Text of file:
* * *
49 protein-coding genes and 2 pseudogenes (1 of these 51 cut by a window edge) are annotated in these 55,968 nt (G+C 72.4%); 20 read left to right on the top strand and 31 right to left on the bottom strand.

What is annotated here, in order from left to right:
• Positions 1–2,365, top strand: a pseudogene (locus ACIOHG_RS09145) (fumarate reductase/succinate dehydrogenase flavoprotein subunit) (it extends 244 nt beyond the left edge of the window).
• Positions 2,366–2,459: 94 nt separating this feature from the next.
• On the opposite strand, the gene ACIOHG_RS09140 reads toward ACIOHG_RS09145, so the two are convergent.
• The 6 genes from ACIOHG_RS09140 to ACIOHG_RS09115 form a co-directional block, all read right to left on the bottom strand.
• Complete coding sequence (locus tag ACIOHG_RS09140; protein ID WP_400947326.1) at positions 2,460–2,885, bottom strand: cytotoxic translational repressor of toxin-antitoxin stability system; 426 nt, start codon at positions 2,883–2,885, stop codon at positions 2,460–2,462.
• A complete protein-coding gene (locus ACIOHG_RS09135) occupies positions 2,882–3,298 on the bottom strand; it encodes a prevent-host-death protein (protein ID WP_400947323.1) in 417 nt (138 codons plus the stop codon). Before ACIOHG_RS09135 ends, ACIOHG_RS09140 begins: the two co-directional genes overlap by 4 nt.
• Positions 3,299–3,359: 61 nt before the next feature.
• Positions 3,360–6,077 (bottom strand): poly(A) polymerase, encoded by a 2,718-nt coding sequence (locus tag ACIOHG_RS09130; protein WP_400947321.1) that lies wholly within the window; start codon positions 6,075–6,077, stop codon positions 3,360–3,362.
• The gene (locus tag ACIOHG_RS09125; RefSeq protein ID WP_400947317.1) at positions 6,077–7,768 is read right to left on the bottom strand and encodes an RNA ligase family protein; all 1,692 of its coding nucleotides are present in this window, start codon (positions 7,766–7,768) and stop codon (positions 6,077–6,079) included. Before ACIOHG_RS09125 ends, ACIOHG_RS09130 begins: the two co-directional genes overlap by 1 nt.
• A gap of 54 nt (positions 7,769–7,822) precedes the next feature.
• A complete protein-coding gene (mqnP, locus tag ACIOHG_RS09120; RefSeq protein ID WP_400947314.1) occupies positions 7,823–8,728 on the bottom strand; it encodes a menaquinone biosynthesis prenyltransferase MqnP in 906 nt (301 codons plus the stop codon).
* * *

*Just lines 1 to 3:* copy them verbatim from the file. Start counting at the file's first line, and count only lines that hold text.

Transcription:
49 protein-coding genes and 2 pseudogenes (1 of these 51 cut by a window edge) are annotated in these 55,968 nt (G+C 72.4%); 20 read left to right on the top strand and 31 right to left on the bottom strand.

What is annotated here, in order from left to right:
• Positions 1–2,365, top strand: a pseudogene (locus ACIOHG_RS09145) (fumarate reductase/succinate dehydrogenase flavoprotein subunit) (it extends 244 nt beyond the left edge of the window).